To install click the Add extension button. That's it.

The source code for the WIKI 2 extension is being checked by specialists of the Mozilla Foundation, Google, and Apple. You could also do it yourself at any point in time.

4,5
Kelly Slayton
Congratulations on this excellent venture… what a great idea!
Alexander Grigorievskiy
I use WIKI 2 every day and almost forgot how the original Wikipedia looks like.
Live Statistics
English Articles
Improved in 24 Hours
Added in 24 Hours
What we do. Every page goes through several hundred of perfecting techniques; in live mode. Quite the same Wikipedia. Just better.
.
Leo
Newton
Brights
Milds

Abraham Sofaer

From Wikipedia, the free encyclopedia

Abraham Sofaer
Sofaer in a 1966 episode of Mission: Impossible
Born
Abraham Isaac Sofaer

(1896-10-01)1 October 1896
Died21 January 1988(1988-01-21) (aged 91)
OccupationActor
Years active1921–1974
Spouse
Angela Psyche Christian
(m. 1920)
Children6

Abraham Isaac Sofaer (1 October 1896 – 21 January 1988) was a Burmese-born British actor who began his career on stage and became a familiar supporting player in film and on television in his later years.

YouTube Encyclopedic

  • 1/5
    Views:
    47 196
    4 451
    83 651
    191 842
    2 806
  • Quo Vadis 1951 Cast Then and Now 2022 Real Name and Age
  • Captain Sindbad 1963 BW Trailer High Definition Guy Williams 16mm TV Spot
  • First Kiss In Indian Cinema | Sita Devi Or Devika Rani | Karma Movie Or A Throw Of Dice 1929 or 1933
  • Quo Vadis Official Trailer #1 - Robert Taylor Movie (1951) HD
  • Calling Paul Temple (1948) - Hypnosis Scenes

Transcription

Life and career

Although Sofaer was born in Rangoon, Burma (then part of the British Empire),[1] he was descended from Baghdadi Jews from India.[citation needed]

The son of a very successful merchant, Isaac Sofaer (who established the Sofaer Building, Rangoon, which still stands today), he was educated locally at the Diocesan Boys' High School.[1] His education continued in England, and he initially worked as a school teacher in Rangoon and later in London.[2]

He began his acting career on the London stage in 1921, but soon he was alternating between theatre productions in London and New York.[3] He appeared in the 1933 musical He Wanted Adventure alongside Bobby Howes. In 1935, he gained widespread attention on Broadway portraying Prime Minister Benjamin Disraeli in Victoria Regina.[2][4]

During the 1930s he also began appearing in both British and American films. Among his more prominent performances were his dual role as the Judge and Surgeon in Powell and Pressburger's A Matter of Life and Death (1946) and as Saint Paul in Quo Vadis (1951).[5]

He also appeared on television from its earliest days in the late 1930s and on radio, including a small part in Dorothy L. Sayers' The Man Born to Be King.[3][6]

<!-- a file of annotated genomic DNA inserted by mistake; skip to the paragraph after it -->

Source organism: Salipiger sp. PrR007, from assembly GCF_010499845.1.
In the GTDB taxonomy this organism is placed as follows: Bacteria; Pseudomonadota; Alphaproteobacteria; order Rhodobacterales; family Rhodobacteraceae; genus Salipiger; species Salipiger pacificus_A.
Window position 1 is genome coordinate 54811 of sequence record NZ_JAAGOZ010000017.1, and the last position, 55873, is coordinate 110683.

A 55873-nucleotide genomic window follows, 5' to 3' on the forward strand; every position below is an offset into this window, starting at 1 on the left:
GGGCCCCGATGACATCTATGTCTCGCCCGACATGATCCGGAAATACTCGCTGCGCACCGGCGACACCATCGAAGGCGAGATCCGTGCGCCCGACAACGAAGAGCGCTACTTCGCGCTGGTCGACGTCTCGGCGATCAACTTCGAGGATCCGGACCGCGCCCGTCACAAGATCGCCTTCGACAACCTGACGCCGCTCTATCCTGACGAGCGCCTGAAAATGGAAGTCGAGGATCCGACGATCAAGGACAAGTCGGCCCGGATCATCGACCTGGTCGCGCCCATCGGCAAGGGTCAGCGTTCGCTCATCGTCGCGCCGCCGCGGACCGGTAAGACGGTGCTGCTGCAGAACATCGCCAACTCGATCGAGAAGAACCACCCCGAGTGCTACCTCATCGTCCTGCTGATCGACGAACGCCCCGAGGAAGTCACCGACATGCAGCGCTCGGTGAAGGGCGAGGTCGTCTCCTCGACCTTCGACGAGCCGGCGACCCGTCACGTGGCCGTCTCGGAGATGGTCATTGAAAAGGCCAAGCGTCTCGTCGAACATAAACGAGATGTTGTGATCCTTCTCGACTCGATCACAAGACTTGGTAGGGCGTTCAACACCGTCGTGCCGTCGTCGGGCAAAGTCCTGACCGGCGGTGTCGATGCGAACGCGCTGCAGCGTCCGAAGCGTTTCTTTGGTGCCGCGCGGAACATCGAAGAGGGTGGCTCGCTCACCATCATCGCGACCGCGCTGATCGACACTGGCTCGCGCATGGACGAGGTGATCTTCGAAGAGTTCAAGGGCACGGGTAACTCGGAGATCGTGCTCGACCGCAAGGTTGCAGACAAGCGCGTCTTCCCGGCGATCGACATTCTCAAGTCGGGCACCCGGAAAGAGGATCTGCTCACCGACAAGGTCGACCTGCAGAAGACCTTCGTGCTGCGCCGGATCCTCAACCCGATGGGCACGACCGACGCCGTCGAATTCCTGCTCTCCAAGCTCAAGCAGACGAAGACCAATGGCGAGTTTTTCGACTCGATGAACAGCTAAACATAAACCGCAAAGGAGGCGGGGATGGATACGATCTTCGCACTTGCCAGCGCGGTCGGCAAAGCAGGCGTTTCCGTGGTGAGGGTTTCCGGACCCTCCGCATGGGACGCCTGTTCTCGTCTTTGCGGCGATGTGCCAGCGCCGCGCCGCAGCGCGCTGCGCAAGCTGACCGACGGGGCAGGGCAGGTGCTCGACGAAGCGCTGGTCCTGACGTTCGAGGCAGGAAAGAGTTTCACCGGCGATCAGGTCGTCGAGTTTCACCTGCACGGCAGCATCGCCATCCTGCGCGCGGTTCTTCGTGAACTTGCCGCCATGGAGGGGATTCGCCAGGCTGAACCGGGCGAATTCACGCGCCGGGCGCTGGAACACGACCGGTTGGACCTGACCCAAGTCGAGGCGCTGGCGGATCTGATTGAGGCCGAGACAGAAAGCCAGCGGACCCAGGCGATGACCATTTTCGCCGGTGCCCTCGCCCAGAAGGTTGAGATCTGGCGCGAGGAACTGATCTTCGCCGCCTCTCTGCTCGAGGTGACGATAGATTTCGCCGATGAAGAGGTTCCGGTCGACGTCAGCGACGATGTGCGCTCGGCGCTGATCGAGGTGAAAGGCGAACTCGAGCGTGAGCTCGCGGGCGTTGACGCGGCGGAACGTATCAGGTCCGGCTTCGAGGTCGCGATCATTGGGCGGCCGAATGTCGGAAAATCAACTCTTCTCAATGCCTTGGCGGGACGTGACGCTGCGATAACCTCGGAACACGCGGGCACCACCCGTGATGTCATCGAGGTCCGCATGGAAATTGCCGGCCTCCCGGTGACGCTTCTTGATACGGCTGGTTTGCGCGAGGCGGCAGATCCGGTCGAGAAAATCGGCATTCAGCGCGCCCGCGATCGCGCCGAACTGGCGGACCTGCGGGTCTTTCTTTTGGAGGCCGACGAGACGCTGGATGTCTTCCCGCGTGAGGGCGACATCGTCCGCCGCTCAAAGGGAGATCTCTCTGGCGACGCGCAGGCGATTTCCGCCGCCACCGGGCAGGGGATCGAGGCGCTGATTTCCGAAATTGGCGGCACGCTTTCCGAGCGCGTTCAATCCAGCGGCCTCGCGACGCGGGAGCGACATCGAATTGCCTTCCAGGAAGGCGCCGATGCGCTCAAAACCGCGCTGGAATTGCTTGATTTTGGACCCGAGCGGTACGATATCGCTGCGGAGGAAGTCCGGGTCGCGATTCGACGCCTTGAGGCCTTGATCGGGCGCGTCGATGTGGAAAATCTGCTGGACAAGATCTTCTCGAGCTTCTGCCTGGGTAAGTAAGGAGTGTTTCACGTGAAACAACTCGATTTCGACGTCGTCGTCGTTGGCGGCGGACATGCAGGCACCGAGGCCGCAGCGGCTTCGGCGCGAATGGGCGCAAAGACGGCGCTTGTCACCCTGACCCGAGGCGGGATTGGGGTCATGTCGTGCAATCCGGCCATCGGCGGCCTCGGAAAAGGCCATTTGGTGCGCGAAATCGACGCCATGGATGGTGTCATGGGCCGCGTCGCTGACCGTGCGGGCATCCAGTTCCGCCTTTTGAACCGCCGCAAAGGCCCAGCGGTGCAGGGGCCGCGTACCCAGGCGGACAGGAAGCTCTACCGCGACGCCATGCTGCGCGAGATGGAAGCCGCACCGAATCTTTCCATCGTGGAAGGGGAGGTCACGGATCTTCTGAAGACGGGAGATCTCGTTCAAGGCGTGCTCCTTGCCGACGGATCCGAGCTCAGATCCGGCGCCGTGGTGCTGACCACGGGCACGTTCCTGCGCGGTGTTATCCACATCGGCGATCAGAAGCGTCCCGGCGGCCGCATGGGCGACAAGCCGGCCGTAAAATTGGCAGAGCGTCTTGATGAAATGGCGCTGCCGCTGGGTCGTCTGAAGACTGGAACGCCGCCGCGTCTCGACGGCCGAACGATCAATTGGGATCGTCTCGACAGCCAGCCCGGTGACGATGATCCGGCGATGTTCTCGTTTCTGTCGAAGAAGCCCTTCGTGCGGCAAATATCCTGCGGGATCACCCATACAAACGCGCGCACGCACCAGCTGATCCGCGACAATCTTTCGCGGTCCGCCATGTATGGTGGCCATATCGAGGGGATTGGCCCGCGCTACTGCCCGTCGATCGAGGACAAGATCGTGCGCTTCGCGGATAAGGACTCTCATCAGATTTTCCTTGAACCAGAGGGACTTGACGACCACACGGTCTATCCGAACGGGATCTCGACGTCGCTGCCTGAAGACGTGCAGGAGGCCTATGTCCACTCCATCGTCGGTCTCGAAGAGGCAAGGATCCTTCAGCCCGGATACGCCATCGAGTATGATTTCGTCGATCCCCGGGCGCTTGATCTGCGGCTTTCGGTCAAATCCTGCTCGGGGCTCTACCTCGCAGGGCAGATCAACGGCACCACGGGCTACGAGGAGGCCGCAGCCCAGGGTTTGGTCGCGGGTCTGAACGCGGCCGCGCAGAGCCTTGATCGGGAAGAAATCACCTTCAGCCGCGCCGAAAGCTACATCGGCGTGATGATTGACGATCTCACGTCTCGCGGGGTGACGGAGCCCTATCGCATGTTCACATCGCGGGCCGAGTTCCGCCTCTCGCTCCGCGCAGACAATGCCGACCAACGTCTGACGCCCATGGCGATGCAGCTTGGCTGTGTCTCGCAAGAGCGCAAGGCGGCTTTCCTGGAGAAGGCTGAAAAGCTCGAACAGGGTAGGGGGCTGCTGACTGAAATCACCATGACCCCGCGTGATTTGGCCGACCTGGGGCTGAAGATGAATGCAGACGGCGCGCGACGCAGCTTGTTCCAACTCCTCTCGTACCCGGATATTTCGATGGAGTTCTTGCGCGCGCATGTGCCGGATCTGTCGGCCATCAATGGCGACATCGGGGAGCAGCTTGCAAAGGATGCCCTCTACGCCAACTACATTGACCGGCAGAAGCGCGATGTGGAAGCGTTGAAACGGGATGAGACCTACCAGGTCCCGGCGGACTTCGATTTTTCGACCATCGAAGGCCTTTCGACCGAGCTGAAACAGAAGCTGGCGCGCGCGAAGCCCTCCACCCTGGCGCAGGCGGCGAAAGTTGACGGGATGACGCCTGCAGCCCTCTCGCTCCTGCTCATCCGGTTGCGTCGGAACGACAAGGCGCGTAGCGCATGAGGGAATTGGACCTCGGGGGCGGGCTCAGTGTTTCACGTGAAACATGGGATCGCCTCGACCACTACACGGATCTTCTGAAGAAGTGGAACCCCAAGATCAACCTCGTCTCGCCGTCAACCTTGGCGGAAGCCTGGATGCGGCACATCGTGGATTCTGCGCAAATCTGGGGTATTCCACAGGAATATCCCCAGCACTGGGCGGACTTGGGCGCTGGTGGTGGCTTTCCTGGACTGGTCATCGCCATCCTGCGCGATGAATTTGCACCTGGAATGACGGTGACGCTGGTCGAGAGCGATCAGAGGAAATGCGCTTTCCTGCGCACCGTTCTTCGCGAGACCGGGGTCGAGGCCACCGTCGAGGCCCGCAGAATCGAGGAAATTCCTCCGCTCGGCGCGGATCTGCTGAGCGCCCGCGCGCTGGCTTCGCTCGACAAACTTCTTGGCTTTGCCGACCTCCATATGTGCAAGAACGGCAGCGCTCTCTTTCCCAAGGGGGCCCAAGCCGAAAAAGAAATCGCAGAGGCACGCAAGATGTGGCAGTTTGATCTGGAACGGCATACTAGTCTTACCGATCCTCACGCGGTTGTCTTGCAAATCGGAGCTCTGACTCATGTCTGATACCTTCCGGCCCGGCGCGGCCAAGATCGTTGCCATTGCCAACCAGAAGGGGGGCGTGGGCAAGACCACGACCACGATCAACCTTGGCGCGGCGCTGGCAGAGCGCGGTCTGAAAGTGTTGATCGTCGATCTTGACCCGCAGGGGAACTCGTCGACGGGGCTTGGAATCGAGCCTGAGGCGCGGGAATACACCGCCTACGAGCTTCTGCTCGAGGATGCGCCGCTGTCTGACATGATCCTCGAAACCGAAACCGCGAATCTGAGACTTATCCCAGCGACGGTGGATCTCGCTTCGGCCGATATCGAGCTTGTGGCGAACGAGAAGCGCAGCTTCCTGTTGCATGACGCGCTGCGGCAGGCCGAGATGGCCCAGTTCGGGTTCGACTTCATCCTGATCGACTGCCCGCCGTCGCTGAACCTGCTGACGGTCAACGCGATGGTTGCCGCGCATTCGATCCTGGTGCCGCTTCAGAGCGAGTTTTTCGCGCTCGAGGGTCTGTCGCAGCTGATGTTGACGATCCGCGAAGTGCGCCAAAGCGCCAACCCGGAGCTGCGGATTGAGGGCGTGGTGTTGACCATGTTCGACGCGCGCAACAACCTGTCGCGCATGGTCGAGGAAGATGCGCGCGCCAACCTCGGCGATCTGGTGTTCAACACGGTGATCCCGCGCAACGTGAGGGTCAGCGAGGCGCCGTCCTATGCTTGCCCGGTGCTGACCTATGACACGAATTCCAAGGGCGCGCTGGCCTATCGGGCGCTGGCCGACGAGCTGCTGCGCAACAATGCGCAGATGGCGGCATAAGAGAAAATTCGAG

Although his film appearances diminished after the 1950s, he continued to have guest roles on dozens of major U.S. television series throughout the 1960s.[7] He made three appearances on Perry Mason including as Dr. Maitland in “The Case of the Deadly Double” (1958), and as Sylvester Robey in the 1960 episode "The Case of the Crying Cherub" and his voice was featured in two episodes of Star Trek.[8]

Other guest appearances were in Wagon Train, Gunsmoke, The Twilight Zone, The Investigators, Daniel Boone, The Time Tunnel, Lost in Space, and The Outer Limits.[7] He may be best remembered for his recurring role as Haji, the master of all genies, on I Dream of Jeannie and as The Swami who advises Peter Tork in the "Sauna" scene in The Monkees' 1968 film Head.[9][10]

Death

Sofaer died at the Motion Picture & Television Country House and Hospital in Woodland Hills, Los Angeles, California, as the result of congestive heart failure in 1988, aged 91.[2]

Complete filmography

Selected television appearances

References

  1. ^ a b "Abraham Sofaer". bbashakespeare.warwick.ac.uk. Retrieved 19 September 2023.
  2. ^ a b c "A. Sofaer, 91; Veteran Film, Stage Actor", obituary, Los Angeles Times, January 22, 1988. Retrieved May 2, 2018.
  3. ^ a b "Abraham Sofaer | Biography". AllMovie.com. Retrieved November 19, 2022.
  4. ^ "Abraham Sofaer", Internet Broadway Database (IBDB), The Broadway League, New York, NY. Retrieved May 2, 2018.
  5. ^ "Abraham Sofaer". BFI. Archived from the original on March 12, 2016.
  6. ^ "King Lear (1939)". bbashakespeare.warwick.ac.uk. Retrieved November 19, 2022.
  7. ^ a b "Abraham Sofaer | TV Guide". TVGuide.com.
  8. ^ "Abraham Sofaer | TV, Documentary and Other Appearances". AllMovie.
  9. ^ "I Dream of Jeannie: There Goes the Bride (1967)". AllMovie.com. Retrieved November 19, 2022.
  10. ^ "Head (1968)". AllMovie.com. Retrieved November 19, 2022.

External links

This page was last edited on 25 May 2024, at 05:03
Basis of this page is in Wikipedia. Text is available under the CC BY-SA 3.0 Unported License. Non-text media are available under their specified licenses. Wikipedia® is a registered trademark of the Wikimedia Foundation, Inc. WIKI 2 is an independent company and has no affiliation with Wikimedia Foundation.